Chicago Theatre Addict’s TOP TEN of 2010

Oh my goodness. I’m horrible at compiling these. Because I always forget something. Take for example last year’s list. I completely overlooked American Theatre Company’s fantastic production of Hedwig and the Angry Inch, which should have been, at least, among my top five. Whoopsie.

That said, lists are fun, and I hope I do better this year in capturing the highs (and lows) of 2010. I saw a lot of shows this year (I didn’t keep count, but I’m estimating more than 130), and I’ve blogged about each and every one.  Click on the play’s title to read my original review.

1) Ragtime | Drury Lane Oakbrook: After I saw Drury Lane Oakbrook’s heart-stopping production, I went back the very next weekend and took people with. I just had to share this experience. This was one of the most expertly-staged productions of a musical I’ve seen in Chicago, thanks to the amazing director, Rachel Rockwell.

Scenes from Drury Lane's "Ragtime."

2) Who’s Afraid of Virginia Woolf (Still playing!) | Steppenwolf: Amy Morton and Tracy Letts are Steppenwolf superstars, and as Martha and George, they are giving bold new interpretations of Albee’s classic work.

3) Hephaestus | Silverguy Entertainment: I can’t recall a time in the theatre when I held my breath for what seemed like a solid minute. A truly thrilling production that blended daredevil acrobatic acts with a magical storyline.

4) August: Osage County | Broadway in Chicago: Why is this on my list when this Pulitzer Prize-winning play’s been around for a few years? Well, I finally caught the show in its remarkable national tour earlier this year, starring the formidable Estelle Parsons and an explosive Shannon Cochran. And, like Billy Elliot, the show more than lived up to the hype.

5) Fuerza Bruta | Broadway in Chicago: I just couldn’t get enough of this show — saw it three times. If standing on the stage of the Auditorium Theatre wasn’t cool enough, this immersive rave-party-meets-performance-art made for an unforgettable and interactive experience. And a perfect show for the humid Chicago summer, especially if you chose to dance in the on-stage rainstorm at the end.

6) Private Lives | Chicago Shakespeare Theatre: I’ve a soft spot for what I call “art deco theatre,” and Chicago Shakespeare Theatre’s production of this biting Noël Coward comedy was pitch-perfect. Not that I know the guy, but I’m going to be so bold as to say Sir Coward would be proud.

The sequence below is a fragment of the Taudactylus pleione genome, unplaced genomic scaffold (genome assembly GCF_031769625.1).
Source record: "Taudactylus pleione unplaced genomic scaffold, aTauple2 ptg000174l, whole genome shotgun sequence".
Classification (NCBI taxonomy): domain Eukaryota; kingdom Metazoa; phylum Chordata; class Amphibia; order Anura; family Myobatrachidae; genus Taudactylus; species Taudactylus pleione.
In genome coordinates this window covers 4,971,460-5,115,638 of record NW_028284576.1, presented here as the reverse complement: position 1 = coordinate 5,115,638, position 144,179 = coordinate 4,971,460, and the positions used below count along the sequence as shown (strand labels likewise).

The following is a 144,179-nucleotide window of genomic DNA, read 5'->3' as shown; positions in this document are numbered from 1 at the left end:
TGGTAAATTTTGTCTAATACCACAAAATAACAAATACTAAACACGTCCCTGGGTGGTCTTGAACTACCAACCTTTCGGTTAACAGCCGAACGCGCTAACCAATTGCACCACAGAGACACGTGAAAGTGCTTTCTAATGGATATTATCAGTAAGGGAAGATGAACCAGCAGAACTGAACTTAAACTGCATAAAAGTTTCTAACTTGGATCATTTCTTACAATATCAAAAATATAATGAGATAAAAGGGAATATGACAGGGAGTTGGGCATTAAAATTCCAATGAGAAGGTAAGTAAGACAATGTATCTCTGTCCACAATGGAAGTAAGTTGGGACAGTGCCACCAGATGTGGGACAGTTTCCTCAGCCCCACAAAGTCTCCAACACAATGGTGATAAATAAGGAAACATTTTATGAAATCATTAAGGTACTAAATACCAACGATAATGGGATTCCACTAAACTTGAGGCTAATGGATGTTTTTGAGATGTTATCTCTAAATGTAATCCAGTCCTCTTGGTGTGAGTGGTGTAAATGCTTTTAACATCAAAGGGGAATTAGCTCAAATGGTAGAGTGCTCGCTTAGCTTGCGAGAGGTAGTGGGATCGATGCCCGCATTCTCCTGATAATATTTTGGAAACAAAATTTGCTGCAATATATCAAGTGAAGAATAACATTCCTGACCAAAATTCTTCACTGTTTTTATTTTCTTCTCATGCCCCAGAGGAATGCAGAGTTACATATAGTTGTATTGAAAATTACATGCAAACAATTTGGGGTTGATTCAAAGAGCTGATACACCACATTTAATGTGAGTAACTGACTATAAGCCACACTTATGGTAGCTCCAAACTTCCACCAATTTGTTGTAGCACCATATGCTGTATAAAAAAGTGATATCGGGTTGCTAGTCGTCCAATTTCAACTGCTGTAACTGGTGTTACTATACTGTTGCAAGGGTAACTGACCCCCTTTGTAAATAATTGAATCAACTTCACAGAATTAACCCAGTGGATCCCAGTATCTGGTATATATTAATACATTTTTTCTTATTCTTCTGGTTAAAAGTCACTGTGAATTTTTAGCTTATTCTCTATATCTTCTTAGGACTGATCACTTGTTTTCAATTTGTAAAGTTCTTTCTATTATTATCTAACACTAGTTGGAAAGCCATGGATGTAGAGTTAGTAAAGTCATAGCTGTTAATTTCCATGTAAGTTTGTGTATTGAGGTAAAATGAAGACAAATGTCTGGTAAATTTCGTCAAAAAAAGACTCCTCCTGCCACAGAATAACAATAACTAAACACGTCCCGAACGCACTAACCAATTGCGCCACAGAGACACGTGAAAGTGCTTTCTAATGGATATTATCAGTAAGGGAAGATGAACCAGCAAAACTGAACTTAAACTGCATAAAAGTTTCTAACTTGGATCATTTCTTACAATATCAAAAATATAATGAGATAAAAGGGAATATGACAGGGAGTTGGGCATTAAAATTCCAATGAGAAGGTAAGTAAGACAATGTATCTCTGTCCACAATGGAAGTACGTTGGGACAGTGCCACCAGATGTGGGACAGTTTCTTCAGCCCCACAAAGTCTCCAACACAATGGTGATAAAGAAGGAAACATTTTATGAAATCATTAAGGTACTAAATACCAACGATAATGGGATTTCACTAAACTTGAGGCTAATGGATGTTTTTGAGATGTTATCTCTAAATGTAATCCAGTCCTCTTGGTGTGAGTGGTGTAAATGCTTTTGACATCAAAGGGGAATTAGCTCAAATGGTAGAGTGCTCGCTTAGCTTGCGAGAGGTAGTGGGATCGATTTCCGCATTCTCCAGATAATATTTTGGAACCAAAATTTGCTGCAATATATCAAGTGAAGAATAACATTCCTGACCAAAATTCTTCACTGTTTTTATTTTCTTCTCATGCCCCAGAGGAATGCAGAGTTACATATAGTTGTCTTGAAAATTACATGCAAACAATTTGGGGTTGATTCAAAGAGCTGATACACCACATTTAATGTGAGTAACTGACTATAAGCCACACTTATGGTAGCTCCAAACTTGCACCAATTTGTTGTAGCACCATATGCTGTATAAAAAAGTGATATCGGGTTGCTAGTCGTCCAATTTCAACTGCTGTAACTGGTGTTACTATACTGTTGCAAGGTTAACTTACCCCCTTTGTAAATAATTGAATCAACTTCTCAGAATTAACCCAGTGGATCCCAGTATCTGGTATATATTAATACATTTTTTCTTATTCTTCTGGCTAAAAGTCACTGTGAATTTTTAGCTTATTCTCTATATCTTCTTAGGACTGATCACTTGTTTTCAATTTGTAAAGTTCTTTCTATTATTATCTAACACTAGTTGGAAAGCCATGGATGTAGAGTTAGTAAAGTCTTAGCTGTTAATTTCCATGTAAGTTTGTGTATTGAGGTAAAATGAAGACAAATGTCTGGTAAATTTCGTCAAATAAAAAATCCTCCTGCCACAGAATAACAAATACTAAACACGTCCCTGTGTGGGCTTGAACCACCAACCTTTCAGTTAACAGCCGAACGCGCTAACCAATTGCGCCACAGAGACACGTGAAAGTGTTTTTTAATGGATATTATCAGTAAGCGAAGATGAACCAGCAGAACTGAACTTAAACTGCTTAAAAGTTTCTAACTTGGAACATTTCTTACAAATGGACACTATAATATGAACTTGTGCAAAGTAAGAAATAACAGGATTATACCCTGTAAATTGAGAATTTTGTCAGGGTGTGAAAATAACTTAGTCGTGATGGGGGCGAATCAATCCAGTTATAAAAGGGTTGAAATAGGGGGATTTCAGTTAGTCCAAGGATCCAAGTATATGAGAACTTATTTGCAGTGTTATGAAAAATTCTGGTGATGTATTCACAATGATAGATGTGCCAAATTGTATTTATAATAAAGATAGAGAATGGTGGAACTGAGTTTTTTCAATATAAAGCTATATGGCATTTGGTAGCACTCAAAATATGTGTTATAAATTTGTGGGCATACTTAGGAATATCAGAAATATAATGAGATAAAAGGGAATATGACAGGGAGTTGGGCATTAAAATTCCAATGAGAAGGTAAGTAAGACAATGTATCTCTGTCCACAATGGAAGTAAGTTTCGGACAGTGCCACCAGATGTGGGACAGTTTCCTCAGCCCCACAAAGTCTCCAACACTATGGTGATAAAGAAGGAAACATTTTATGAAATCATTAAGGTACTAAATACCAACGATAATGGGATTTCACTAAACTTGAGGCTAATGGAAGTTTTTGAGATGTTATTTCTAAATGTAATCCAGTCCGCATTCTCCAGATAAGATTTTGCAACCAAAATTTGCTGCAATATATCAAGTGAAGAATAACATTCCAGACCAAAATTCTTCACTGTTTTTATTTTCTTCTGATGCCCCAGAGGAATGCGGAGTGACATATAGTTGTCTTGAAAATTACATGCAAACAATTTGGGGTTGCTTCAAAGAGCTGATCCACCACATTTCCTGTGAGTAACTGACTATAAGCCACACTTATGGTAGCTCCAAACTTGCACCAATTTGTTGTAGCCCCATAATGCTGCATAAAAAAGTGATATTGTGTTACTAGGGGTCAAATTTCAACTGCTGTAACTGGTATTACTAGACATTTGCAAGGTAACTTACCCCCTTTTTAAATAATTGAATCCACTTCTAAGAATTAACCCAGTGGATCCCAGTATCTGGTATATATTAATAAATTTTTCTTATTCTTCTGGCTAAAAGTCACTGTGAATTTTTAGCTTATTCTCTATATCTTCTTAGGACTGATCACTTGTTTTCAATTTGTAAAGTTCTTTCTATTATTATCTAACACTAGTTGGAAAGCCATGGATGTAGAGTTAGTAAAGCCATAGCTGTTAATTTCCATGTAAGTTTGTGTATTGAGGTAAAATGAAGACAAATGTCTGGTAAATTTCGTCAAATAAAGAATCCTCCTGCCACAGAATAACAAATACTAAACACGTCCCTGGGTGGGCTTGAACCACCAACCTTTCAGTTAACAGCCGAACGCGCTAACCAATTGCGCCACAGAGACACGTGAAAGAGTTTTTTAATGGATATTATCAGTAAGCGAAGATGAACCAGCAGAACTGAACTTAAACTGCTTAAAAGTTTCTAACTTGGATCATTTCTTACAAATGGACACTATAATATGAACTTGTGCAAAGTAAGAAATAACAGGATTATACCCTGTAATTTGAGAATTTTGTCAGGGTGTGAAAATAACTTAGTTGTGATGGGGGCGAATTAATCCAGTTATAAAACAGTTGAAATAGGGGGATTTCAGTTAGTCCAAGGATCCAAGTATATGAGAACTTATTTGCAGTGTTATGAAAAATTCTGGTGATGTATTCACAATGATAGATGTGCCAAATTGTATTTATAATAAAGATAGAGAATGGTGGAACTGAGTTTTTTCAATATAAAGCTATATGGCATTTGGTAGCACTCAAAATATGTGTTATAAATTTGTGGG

7) Frost/Nixon | Timeline Theatre: As David Frost and Richard Nixon, Andrew Carter and Terry Hamilton offered complex and deeply human portrayals of these historical figures. Their performances made you lean forward in your chair as you witnessed this compelling moment in history unfold.

8) Billy Elliot | Broadway in Chicago: This world-famous megamusical lived up to the hype. While a tad slow in spots, the show featured two amazing performances: the kid playing Billy (I saw Ceaser Corrales twice and J.P. Viernes once) and the fantastic Emily Skinner as his hard-boiled ballet teacher, Mrs. Wilkinson.

9) The Seagull | Goodman Theatre: Robert Falls’ streamlined production focused on the actors and the audience. A bare stage, simple costumes and clear performances made this an accessible, fresh and compelling take on the Anton Chekhov classic.

10) Killer Joe | Profiles Theatre: Nearly forgot about this one because it feels like I saw this so long ago! However, this show was a critical and financial hit for Profiles for a reason — it was damn good.

The honorable mentions:

A few other shows that I stood out in my mind:

Inherit the Whole | Mortar Theatre Company: Dana Lynn Formby’s bold, new play made me sit up and take notice of this fledgeling company. While they had a stumble with Under America, I hope their second season kicks it in the ass.

State of the Union | Strawdog Theatre: A classy, classy production with a stellar cast, this study on maintaining political integrity in the face of a changing nation was both intriguing and entertaining.

Traces (Still playing!) | Broadway in Chicago: Heart-stopping action, an attractive cast and an ample dose of heart makes this hit a must see, and a great way to open the new Broadway Playhouse theatre.

Cats (Still playing!) | Theo Ubique: Credit must be given to choreographer-turned-director Brenda Didier, who does a mighty fine job reworking Gillian Lynne’s athletic original staging for Theo Ubique’s shoebox of a space. And thanks to a super talented cast, this show is a joy from start to finish.

Kid Sister (Still playing!) | Profiles Theatre: Disgusting, fascinating and gripping, Profiles’ latest effort keeps you at the edge of your seat.

The unfortunates:

As always, a host of shows were more than a chore to sit through. These included:

Les Enfants Terribles | Red Tape Theatre: This head-scratcher of a show did nothing but irritate me as I sweated my ass off in a nearly 100 degree theatre on a sweltering summer day. One of the most unbearable moments of my theatergoing lifetime.

Sex Marks the Spot | Stage 773: A crude farce that was neither funny nor clever. In fact, the “comedic bits,” including a near anal rape scene, were simply uncomfortable and made me feel bad for the hard-working cast.

Trust | Lookingglass Theatre: This felt like a PSA put onstage. A fine performance from Allison Torem (who’s starring in Kid Sister, listed above) almost saved this show. Almost.

EquusLudicrous Theatre Company: One of the most awkward performances I’ve ever seen in Chicago theatre by the gentleman playing Dr. Dysart bogged down an already overworked production.

So: what do you think? Do you agree with this list? See something amazing this year and what to call it out? Comment away!

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